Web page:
Nick says to Gatsby: "Your place looks like the world's fair." What is significant about this statement? What else might Nick mean?

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Nick is shocked when he comes home at two o'clock in the morning because the "whole corner of the peninsula was blazing with light" from Gatsby's house. He was actually fearful for a moment that his own house might be on fire! Once he sees that all Gatsby's lights are on, he assumes it must be another raucous party, but it isn't. The place is empty except for the man himself: Gatsby. When Nick tells him that his "'place looks like the World's Fair," he seems to refer to both the size and the scope of the mansion and its lights. The light being produced is so prodigious because it is a huge house and every light seems to be on.

The comment seems to imply a bit of a censure as well: why on Earth does Gatsby need to have all these lights on? The answer is simply that he doesn't. Perhaps he wants to make sure Nick knows that he is awake so that they can discuss Nick's inviting Daisy to tea. Perhaps he is hoping Daisy might see his house across the way. Either way, it's kind of ridiculous and over-the-top, just as Gatsby himself can be. His car is over-the-top, as are his parties, his library, his "business," and his persona.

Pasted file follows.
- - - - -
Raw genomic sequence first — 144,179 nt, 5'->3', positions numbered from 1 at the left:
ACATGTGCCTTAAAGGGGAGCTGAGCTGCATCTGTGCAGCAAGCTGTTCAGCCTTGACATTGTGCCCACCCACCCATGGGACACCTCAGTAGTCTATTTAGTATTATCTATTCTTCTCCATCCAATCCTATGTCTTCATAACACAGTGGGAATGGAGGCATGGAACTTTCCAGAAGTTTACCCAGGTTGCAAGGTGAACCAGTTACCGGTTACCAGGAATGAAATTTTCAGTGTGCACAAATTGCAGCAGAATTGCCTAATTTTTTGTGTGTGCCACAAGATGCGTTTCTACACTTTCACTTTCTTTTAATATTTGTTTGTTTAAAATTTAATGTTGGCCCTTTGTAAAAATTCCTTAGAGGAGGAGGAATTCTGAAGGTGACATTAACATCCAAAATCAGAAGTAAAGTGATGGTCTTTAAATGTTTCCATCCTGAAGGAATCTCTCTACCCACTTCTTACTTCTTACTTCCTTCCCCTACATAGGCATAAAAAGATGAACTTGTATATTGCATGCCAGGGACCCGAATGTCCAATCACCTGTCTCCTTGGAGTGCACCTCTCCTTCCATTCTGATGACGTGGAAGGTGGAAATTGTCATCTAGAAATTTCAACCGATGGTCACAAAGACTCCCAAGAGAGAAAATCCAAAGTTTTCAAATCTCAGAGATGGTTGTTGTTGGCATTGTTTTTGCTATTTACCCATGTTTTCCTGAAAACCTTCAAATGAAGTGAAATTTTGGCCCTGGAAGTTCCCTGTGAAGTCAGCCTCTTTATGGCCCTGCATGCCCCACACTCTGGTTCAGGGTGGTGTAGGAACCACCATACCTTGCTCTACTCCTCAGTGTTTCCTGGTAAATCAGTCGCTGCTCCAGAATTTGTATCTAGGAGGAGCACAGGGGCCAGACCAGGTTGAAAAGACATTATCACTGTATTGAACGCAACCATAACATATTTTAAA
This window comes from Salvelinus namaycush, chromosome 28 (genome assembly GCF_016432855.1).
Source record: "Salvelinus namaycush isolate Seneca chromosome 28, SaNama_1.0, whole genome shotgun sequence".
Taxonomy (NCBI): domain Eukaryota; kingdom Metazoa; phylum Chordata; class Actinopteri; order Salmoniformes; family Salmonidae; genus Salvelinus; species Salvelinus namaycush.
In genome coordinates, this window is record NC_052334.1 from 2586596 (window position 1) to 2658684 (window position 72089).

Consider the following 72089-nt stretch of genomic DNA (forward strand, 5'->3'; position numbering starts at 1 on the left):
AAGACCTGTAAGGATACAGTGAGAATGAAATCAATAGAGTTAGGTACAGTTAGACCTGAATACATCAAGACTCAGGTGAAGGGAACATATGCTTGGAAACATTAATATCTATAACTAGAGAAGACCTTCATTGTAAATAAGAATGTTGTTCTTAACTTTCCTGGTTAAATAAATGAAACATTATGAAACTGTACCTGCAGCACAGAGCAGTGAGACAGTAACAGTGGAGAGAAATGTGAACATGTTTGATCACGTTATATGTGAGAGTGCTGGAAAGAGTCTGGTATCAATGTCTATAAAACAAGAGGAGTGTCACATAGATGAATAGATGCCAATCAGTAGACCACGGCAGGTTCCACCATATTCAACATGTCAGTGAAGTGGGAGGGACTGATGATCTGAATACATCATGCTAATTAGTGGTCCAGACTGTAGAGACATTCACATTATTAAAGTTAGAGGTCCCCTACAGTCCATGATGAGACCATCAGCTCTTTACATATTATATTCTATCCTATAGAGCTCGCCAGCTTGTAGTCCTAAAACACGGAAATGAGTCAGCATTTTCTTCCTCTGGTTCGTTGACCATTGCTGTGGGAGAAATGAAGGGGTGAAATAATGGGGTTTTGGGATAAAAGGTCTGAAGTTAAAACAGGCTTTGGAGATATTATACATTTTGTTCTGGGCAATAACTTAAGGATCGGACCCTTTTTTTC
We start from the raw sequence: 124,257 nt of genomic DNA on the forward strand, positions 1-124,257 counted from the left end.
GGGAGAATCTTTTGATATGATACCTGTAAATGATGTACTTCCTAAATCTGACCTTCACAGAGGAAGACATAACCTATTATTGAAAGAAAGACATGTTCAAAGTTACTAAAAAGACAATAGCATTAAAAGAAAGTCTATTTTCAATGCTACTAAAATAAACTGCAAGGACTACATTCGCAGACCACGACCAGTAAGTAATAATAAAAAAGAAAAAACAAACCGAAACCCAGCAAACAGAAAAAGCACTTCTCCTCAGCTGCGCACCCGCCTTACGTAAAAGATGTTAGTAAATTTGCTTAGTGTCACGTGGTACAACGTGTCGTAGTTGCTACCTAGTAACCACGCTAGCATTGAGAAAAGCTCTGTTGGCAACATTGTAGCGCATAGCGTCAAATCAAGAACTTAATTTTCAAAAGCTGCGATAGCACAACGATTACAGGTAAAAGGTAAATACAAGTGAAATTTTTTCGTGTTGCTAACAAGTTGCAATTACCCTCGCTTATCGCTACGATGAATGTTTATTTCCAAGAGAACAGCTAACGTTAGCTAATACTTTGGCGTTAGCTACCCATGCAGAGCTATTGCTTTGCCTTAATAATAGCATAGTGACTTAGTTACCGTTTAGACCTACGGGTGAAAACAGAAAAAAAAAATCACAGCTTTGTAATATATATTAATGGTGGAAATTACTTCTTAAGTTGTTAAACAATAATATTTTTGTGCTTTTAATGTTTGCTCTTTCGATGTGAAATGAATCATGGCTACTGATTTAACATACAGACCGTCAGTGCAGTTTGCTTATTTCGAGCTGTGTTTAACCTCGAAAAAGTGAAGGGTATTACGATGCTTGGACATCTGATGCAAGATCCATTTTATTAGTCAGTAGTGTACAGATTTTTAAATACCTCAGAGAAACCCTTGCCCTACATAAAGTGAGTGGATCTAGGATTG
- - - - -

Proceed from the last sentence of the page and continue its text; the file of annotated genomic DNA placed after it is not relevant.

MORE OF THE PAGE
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The significance of Nick's statement relates to social attitudes toward wealth. The "old money" view the "new money's" display of wealth as vulgar and ostentatious. Gatsby's parties are a fine representation of that, with all the excesses and lack of discernment (even obliviousness) in the majority who attend. Of the variety of ways in which Fitzgerald illustrates this point throughout the book, the references to the homes of Gatsby and Tom Buchanan, and their juxtaposition, is perhaps the most vivid.

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Nick says to Gatsby: " Your place looks like the world's fair." What is significant about this statement? What else might Nick mean?

Well, we can't know what ELSE Nick might mean, because it seems to be an ambiguous statement: all multiple meanings are right there in the sentence.

On one hand, it means that that Gatsby's place looks bright. It is all lit up, and looks impressive. On the other hand, it means that it looks like a fair: too many people have access, and up close there's lots of trash and waste, etc.

It means both at once.

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